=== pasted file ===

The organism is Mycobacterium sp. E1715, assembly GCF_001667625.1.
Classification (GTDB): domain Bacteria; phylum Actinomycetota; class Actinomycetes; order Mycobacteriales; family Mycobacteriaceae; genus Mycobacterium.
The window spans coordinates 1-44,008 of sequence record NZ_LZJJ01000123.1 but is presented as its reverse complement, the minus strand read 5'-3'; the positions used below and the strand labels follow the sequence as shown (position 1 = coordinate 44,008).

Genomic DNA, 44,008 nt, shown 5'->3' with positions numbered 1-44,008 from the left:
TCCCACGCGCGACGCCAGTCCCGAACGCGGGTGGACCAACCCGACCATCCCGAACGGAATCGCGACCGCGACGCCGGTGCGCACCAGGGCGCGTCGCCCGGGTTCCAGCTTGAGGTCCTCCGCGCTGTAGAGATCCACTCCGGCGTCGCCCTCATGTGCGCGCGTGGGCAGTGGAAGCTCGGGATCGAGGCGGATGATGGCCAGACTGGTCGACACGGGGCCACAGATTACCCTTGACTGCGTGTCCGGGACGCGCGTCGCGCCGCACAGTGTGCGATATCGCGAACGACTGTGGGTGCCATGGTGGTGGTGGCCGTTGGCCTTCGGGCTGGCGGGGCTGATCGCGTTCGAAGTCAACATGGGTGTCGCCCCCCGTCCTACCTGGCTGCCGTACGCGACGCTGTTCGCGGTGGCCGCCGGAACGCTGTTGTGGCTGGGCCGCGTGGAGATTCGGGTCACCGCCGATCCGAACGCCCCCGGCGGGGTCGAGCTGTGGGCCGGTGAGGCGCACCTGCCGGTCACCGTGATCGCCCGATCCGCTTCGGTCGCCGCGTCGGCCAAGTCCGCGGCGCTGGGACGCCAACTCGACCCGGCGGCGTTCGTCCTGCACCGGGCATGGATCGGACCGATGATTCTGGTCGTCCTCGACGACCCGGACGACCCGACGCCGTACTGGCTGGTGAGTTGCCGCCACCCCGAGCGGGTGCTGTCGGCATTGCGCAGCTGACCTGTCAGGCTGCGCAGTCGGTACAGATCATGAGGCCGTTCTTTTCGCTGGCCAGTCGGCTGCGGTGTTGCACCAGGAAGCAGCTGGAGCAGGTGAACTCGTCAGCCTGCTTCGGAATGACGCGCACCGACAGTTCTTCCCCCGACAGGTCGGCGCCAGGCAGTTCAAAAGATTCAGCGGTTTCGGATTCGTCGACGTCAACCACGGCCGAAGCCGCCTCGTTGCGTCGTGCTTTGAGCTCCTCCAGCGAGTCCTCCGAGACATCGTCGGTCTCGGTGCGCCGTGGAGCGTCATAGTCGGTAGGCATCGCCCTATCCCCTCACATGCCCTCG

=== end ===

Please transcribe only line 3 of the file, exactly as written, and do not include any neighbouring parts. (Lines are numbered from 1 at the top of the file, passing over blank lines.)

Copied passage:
The window spans coordinates 1-44,008 of sequence record NZ_LZJJ01000123.1 but is presented as its reverse complement, the minus strand read 5'-3'; the positions used below and the strand labels follow the sequence as shown (position 1 = coordinate 44,008).